The art of giving to Chinese

By Sun Xiaochen ( China Daily ) Updated: 2015-02-24 07:45:46


1. Avoid sending gifts pronounced like something that is not auspicious: Chinese people avoid giving each other clocks or watches as gifts because the phrase "give a clock as a gift" is song zhong, which in Mandarin sounds like you are "wishing someone death."

· Don't send anything in sets of four. "Four" is seen as an unlucky number because it sounds like "death".

· "Pear" sounds the same as "leave", which is not auspicious.

2. Pay special attention to colors: In China, white represents great sorrow and poverty. Black is the color of calamity, grief and mourning.

· Never give white chrysanthemums, or any white flowers, as they are traditionally used for funerals.

· Don't send a green hat to your friend, especially to a man. If a man is "wearing a green hat", it means his wife is cheating on him.

3. Show respect for customs and religions: If you send a gift to people from ethnic groups, pay special attention to their customs. Don't send pork or anything related to pigs if your friend is a Hui (a minority group in China, who mostly follow Islam).

4. Gifts that may have a "hidden meaning": Do not give knives or scissors as they symbolize breaking a relationship. Nor should you send medicine to healthy people or undergarments to friends of the opposite sex.

5. Choose gifts within an appropriate price range: Don't give costly gifts, especially in the workplace. It may be considered a bribe or indicate you want something equally expensive in return.


1.Send gifts in even numbers. Chinese people tend to believe that "good things come in pairs", so when you prepare gifts for friends, pair them, if possible. For example, two bottles of wine is obviously better than one, not just to enjoy but symbolically. But again remember to avoid the number four, which is pronounced the same as death in Chinese.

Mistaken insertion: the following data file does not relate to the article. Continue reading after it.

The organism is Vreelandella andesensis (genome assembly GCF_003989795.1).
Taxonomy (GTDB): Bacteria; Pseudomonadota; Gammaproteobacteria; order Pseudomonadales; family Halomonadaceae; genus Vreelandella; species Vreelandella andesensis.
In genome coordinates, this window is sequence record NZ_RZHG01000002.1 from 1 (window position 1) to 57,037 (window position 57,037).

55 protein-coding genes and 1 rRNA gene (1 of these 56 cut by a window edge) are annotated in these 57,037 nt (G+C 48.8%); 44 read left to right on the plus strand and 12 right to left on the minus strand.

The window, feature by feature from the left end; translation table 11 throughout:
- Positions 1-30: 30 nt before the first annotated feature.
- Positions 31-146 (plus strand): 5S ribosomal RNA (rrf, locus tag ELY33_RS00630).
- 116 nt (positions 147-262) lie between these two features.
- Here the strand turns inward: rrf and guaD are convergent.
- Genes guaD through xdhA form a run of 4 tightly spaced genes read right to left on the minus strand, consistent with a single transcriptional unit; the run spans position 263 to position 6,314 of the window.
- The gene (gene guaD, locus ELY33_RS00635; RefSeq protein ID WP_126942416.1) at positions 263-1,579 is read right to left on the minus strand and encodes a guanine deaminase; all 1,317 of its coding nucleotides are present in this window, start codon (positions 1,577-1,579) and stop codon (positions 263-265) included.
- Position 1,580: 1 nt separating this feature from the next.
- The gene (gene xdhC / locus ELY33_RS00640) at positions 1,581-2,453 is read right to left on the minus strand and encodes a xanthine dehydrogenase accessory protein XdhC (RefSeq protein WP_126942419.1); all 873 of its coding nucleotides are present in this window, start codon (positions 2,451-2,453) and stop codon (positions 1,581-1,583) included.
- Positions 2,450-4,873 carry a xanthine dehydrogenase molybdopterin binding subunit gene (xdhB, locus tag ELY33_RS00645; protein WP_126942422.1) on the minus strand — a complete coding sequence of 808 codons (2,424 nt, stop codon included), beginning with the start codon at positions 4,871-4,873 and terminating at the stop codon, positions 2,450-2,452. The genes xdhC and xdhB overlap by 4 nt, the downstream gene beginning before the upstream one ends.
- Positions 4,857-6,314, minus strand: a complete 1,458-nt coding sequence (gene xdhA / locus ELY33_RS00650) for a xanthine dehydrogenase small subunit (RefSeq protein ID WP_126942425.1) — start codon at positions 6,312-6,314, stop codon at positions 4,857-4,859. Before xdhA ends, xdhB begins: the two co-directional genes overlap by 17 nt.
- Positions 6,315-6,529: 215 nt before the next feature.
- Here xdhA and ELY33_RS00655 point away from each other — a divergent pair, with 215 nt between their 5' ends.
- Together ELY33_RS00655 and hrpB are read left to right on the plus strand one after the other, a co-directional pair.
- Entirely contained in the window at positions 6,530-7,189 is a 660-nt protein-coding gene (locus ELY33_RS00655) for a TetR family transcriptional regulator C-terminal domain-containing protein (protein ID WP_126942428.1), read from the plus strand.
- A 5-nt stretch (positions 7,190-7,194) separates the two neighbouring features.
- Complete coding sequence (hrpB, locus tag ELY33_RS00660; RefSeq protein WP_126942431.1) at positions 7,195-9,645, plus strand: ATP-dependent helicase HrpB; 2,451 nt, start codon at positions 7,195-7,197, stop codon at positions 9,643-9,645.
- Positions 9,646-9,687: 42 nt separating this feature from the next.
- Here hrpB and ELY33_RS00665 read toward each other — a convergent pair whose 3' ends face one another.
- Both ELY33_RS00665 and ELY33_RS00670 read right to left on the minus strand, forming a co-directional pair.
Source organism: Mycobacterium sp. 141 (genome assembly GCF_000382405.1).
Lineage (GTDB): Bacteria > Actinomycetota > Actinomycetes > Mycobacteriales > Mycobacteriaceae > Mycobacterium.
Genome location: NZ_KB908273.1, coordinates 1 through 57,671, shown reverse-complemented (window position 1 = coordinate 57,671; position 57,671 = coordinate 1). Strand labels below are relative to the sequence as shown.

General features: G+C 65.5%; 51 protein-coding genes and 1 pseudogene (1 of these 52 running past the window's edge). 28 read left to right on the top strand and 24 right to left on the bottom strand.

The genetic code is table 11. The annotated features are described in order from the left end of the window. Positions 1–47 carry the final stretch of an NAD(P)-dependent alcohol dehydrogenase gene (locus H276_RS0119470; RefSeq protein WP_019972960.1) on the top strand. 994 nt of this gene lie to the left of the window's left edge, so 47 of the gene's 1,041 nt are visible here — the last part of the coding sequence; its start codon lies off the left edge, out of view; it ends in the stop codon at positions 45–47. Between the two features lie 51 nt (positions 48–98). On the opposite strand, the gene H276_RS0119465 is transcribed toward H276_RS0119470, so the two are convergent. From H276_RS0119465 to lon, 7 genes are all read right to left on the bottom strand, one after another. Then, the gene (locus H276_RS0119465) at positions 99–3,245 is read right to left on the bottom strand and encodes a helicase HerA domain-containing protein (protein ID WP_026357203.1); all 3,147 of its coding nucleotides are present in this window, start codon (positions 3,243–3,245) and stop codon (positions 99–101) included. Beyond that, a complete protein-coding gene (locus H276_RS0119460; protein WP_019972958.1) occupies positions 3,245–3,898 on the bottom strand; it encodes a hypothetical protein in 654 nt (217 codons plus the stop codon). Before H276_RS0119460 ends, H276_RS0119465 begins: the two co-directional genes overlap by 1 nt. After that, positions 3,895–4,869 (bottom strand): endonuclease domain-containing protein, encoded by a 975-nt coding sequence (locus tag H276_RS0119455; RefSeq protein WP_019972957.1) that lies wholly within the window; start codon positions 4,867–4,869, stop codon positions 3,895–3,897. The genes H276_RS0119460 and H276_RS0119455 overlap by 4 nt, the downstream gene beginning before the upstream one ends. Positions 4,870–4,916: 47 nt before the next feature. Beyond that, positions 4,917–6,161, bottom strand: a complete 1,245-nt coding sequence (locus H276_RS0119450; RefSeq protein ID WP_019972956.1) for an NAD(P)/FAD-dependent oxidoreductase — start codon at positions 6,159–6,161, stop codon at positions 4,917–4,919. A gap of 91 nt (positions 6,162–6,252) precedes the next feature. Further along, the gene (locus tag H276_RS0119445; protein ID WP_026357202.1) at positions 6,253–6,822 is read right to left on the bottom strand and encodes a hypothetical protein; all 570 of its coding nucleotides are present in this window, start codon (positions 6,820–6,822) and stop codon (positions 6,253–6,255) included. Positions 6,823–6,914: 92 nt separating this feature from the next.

2. Present the gift in person with a greeting: If possible, give gifts in person to show respect and sincerity.

· When presenting a gift, also wish the recipient well or have a card expressing good luck, which makes the gifts more meaningful.

·The Chinese have a saying; "The gift itself might be small, but the goodwill is deep."

3. Vary gifts to the individuals: Different people expect different gifts. The old may prefer a Tang suit which implies a long life, but a child may like a silver lock better which means a healthy life in Chinese culture. You get double the result with half the effort if you know the preference of the recipient.

4. Be sensitive to genuine refusals and gently persist: Chinese will often decline a gift, sometimes several times, before accepting, which is considered good manners.

·Do not give up on the first try, but insist on presenting.

·You can place the gift on a table when you leave.

5. Cash is the best gift of all, especially during Spring Festival, but only in a traditional "red envelope": If you are not sure what to give to your friends or relatives during the Spring Festival, a "red envelope" is a universal gift. You can give your friends or relatives' children red envelopes to express your greetings. As is Chinese custom, during the Chinese New Year, seniors will give children red envelopes with lucky money inside to express their love.

(China Daily 02/24/2015 page3)

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